I would like us to have more diversity, though, in terms of ethnic minority contributors, for example. I think the media in Ireland does not reflect the diversity out on the streets. I know that immigration is newer here than in the UK, for example, and for some immigrants, language will be a problem, but I think we have to try harder to open up opportunities for people from new communities to get a break in journalism.

For those who worry that somebody from somewhere else can’t possibly understand what’s going on here, I would point out that our planning and transport reporter is from the US and his stories are smart and spot on.

Are you going to be engaging in investigative journalism on the site?

I would love to be able to do more investigative journalism on the site.

To me, investigative journalism is just great reporting that takes more time. At the moment, we’re a small team and so that’s a struggle. But I think we’ll get better at juggling longer projects with weekly pieces and that’s definitely something that we’ll be working on.

In any case, I think we should approach all stories with the mindset that you might associate with investigative journalism, and ask, “What do I want to know?” rather than, “What will people tell me right now?”

How would you describe yourself editorially?

I think that our mission, for want of a better word, is simple: to tell people stories that help them to understand what’s going on in the city, and present them in a way that’s enjoyable to read. And some of those will be the more medicinal, we-think-you-should-know-this stories, and some will be the softer, we-think-you’d-smile-at-this stories.

I don’t really give any thought to where we might fall in terms of “on the left” or “on the right”. To me, that’s irrelevant. We’re independent. When we’re reporting stories, our focus is simply to figure out what’s going on and tell our readers.

Our voice is more informal and, at times, some might say less measured than some publications. But I think there’s a danger with some publications that they confuse having a neutral voice with “unbiased” journalism and sometimes hide behind that style. It’s the reporting process, and being transparent about where information came from, that determines whether a piece is accurate and honest or not.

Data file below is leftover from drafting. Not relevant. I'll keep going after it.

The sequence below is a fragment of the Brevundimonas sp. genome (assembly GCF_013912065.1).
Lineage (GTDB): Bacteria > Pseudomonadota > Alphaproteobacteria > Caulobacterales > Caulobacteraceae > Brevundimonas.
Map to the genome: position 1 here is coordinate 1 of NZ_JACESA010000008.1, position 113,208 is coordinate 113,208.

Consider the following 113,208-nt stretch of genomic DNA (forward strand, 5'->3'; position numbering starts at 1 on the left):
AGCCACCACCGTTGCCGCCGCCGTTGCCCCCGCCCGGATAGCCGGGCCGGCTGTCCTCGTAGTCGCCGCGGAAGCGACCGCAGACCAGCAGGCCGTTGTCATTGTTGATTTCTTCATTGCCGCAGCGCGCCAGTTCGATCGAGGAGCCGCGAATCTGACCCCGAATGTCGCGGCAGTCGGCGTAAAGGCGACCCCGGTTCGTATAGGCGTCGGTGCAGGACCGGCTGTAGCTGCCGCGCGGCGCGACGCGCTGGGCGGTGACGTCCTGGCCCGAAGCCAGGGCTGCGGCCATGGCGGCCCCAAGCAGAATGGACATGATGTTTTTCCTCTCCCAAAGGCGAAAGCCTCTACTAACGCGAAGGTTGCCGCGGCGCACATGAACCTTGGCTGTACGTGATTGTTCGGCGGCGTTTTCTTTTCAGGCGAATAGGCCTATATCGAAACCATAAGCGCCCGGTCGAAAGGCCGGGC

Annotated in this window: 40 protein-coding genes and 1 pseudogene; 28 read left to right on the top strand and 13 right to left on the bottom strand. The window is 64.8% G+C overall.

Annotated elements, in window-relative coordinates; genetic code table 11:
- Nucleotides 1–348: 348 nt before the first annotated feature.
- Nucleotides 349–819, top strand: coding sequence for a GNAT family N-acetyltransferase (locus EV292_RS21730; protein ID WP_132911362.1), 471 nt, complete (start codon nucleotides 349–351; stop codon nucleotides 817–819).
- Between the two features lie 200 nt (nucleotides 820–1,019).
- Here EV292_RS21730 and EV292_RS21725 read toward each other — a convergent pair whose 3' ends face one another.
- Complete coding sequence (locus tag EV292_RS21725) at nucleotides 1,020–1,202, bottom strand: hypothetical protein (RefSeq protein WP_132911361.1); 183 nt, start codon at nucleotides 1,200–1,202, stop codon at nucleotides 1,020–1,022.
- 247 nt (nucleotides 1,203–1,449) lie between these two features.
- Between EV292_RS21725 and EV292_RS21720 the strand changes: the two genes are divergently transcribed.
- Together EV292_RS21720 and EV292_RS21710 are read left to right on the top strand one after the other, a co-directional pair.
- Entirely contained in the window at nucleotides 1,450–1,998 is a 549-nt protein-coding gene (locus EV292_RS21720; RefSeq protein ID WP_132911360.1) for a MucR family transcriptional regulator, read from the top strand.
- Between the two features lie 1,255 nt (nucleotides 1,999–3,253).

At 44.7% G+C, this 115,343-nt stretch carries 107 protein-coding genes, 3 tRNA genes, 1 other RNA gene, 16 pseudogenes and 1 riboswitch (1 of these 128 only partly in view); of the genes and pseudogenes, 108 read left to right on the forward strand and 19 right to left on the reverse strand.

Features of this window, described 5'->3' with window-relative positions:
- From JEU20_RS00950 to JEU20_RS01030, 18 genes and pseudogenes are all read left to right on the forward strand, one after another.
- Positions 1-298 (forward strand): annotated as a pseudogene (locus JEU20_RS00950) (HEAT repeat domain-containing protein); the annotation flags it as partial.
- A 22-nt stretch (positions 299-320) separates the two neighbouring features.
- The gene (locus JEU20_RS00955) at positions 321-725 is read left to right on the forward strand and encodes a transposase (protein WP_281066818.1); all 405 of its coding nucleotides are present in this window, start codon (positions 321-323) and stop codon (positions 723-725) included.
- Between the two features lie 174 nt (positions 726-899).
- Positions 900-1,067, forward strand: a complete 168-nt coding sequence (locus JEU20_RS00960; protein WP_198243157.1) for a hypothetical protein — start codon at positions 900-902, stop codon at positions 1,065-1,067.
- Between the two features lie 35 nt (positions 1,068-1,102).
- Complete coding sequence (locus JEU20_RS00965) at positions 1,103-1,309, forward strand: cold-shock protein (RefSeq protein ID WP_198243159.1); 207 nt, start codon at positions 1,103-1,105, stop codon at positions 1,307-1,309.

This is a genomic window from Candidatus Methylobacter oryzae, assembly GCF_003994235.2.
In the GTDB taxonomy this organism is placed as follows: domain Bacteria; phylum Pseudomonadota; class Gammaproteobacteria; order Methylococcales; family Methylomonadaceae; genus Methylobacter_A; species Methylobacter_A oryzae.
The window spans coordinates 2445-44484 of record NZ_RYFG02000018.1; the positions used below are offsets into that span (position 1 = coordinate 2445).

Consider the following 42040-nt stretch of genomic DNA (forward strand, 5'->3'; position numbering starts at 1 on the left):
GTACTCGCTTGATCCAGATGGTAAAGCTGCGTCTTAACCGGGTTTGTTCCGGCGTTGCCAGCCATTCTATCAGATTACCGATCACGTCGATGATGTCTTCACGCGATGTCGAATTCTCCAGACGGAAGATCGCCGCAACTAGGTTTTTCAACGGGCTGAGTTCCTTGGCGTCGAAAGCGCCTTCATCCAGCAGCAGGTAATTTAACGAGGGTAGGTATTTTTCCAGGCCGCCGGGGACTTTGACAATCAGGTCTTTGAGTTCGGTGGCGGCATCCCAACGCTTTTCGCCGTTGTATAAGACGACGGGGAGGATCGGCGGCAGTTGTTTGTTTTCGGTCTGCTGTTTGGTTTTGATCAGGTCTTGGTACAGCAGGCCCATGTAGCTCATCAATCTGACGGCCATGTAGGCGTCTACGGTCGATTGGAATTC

Are there any sites, papers or models from outside Ireland you admire or would like to emulate.

There are so many sites and papers that I read and admire and would love to be even a shade as good as, particularly in the US. I love the alt weeklies such as Washington City Paper  with their long-form narrative style and grit. I love regional publications like This Land Press which seems to be succeeding at building a sense of community around the publication, has a quality print quarterly, and is great-looking. And I love Tampa Bay Times, where even the simplest story is done with such care, such as this one about sports fans  or this one about an astronomer.  I also love Texas Monthly.  In India, Caravan  has incredible political profiles.

Do you intend to stay Dublin focused in the future, or do you have plans to publish national focused stories?

We’re definitely staying Dublin-focused. It’s a better use of our resources to keep our coverage tight and get to know the city as well as we can, rather than spreading ourselves too thin. I think this is where the gap is too. I’m not saying that there aren’t other Dublin-focused news publications, but I don’t think any of them are doing quite what we are.

I hope that some of our stories will get picked up by nationals. Actually, a few already have, such as our story about the rules that homeless families in emergency accommodation have to abide by. RTE and The Mirror picked up on the issue, as did The Journal.

While RTE credited us, and The Mirror re-reported the story themselves, it was a bit frustrating to see The Journal pick up the story and use our reporter’s photos of the list of rules as source material and illustrations, and not give us even an “H/T”.